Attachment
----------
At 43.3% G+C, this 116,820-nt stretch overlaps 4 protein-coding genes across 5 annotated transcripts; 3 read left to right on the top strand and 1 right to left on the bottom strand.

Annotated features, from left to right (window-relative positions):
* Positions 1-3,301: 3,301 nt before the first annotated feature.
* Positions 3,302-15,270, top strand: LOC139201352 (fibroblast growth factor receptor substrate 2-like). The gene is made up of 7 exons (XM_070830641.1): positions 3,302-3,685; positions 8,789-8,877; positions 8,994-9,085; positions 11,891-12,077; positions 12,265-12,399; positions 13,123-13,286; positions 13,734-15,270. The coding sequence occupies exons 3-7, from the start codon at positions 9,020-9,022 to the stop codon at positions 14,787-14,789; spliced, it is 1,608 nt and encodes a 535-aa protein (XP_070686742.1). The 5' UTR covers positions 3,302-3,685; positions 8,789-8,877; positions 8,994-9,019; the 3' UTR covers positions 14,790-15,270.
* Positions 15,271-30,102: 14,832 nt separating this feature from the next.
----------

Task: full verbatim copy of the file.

At 43.3% G+C, this 116,820-nt stretch overlaps 4 protein-coding genes across 5 annotated transcripts; 3 read left to right on the top strand and 1 right to left on the bottom strand.

Annotated features, from left to right (window-relative positions):
* Positions 1-3,301: 3,301 nt before the first annotated feature.
* Positions 3,302-15,270, top strand: LOC139201352 (fibroblast growth factor receptor substrate 2-like). The gene is made up of 7 exons (XM_070830641.1): positions 3,302-3,685; positions 8,789-8,877; positions 8,994-9,085; positions 11,891-12,077; positions 12,265-12,399; positions 13,123-13,286; positions 13,734-15,270. The coding sequence occupies exons 3-7, from the start codon at positions 9,020-9,022 to the stop codon at positions 14,787-14,789; spliced, it is 1,608 nt and encodes a 535-aa protein (XP_070686742.1). The 5' UTR covers positions 3,302-3,685; positions 8,789-8,877; positions 8,994-9,019; the 3' UTR covers positions 14,790-15,270.
* Positions 15,271-30,102: 14,832 nt separating this feature from the next.